Sketch to Stamp tutorial: Part 1

One of our goals listed in this post for the upcoming month was to make a stamp to accompany each screen for printing. Some folks really like the process of stamping, so it made sense to create a stamp that’s kind of a “sidekick” to the screens to give us the option of stamping or screen printing or both. I’m beginning to see that this just might not happen this month! But what has come up is an idea Corinne had to incorporate one of her drawings into a new project all together. She must know I can’t resist juggling 12 projects at a time…

I recently found a tutorial on heart-shaped hand warmers here and it seemed like a great idea to turn some of the scraps that we’ve already printed on into our own handwarmers! I mentioned the idea to Corinne and she got excited about drawing a “dancing heart man” to print on these hearts so she set to work drawing the perfect, fun illustration to stamp on fabric for these hearts. It’s too bad we won’t have any of these ready for Valentine’s Day but it certainly won’t hurt to have smiling, dancing, heart men to warm your hands all year round.

Since we did a tutorial series on how the sketches we do in art class turn into screens for screen printing, let’s do one about stamping- specifically carved rubber stamps. There are many ways to make a stamp, but this is how we make custom stamps out of our own drawings. Here we go!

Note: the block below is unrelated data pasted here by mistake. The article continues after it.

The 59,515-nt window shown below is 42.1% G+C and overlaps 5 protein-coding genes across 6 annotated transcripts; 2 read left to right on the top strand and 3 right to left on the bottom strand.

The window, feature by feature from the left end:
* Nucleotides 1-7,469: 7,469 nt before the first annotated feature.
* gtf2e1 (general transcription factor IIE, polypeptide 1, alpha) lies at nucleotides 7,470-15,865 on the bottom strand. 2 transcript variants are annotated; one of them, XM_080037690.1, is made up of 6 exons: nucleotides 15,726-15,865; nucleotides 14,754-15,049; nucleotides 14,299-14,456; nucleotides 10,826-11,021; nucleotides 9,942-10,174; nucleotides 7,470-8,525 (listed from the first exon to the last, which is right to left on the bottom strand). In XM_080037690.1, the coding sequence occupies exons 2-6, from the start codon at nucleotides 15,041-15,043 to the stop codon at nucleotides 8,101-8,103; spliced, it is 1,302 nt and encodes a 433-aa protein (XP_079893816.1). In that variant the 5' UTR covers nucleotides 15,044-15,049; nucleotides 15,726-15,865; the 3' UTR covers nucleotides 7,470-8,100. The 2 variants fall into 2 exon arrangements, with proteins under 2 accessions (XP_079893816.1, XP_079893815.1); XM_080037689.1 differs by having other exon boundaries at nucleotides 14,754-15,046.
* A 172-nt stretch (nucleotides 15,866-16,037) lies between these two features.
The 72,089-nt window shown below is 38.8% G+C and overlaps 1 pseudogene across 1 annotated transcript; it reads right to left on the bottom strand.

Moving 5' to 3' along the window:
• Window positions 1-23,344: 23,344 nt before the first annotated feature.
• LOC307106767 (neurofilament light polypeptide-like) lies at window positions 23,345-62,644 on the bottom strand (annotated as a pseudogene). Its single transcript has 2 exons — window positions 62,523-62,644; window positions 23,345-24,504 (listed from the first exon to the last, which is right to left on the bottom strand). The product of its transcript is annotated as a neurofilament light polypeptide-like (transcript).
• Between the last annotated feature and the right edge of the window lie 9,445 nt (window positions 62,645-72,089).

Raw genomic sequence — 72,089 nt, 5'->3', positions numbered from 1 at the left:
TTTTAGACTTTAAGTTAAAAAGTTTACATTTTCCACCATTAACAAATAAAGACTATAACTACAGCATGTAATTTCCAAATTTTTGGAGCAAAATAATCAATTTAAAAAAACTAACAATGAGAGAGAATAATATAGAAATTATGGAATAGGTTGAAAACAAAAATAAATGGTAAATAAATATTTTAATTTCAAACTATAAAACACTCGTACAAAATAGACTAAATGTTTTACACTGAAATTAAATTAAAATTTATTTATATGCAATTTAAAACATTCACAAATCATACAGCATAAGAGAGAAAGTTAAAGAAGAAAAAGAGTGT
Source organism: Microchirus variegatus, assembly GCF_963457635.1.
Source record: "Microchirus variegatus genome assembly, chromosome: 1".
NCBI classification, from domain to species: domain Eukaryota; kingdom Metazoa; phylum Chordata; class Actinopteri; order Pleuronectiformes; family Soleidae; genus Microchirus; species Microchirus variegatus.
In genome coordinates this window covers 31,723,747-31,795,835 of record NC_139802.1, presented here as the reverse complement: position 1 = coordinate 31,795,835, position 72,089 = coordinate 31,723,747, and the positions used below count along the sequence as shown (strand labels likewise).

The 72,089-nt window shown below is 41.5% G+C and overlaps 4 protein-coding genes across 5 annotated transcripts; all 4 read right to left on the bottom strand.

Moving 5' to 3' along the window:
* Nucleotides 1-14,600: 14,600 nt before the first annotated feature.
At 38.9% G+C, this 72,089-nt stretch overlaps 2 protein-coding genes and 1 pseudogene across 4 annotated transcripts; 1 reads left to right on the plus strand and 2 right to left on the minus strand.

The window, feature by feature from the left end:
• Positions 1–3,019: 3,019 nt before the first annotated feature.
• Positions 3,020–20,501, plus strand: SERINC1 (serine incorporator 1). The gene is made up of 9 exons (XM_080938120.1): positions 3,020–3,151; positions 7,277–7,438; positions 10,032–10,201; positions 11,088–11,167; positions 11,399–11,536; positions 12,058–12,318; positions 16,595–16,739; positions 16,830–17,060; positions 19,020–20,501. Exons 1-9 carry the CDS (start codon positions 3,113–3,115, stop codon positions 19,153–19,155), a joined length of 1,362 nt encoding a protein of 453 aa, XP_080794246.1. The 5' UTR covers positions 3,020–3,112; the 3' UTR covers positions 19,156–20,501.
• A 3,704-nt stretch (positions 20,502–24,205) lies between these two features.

Step 1: Find the drawing you’re going to use. It can be big, small, complex, simple, etc. but remember that you’re going to have to either carve out or carve around all of the details you draw so it’s best to start with something simple if you’re a beginner (which, by the way, I still consider myself).

Here’s a picture of the drawing we’re using Corinne’s sketchbook:


Step 2: This step can be done in 1 of two ways. Either you can trace the drawn image with graphite, or if it’s already drawn in graphite this step can be skipped. Drawing or tracing the image in pencil is what is going to help transfer it to our carving material. The cool thing about this is that the image will be reversed on the stamp material, but then re-reversed when it is printed- meaning, you don’t have to worry about the image being backwards.

Step 3: Here is our image traced in graphite, and then reversed onto the stamp material. This is done by simply turning the drawing over onto the stamp and rubbing with your fingers over the entire drawing. Transfers like a dream! The stamp material I’m using is called “Speedball Speedy-Carve”’s really soft to carve, and I usually carve into both sides because it’s a decent thickness so you can get two stamps out of one piece. This is 1/2 of a 4×6″ piece of speedy-carve.


Part 2 will show the actual carving process- the only time consuming part of making stamps. The coolest part of this whole thing is that Corinne is a great stamper and sewer, and has recently been practicing cutting around fabric pattern pieces so she’ll be able to do this whole process from start to finish- one of the greatest goals of all! Thanks for reading and come back for Part 2 of the tutorial, as well as an update on our self portraits and recent holiday-themed creations!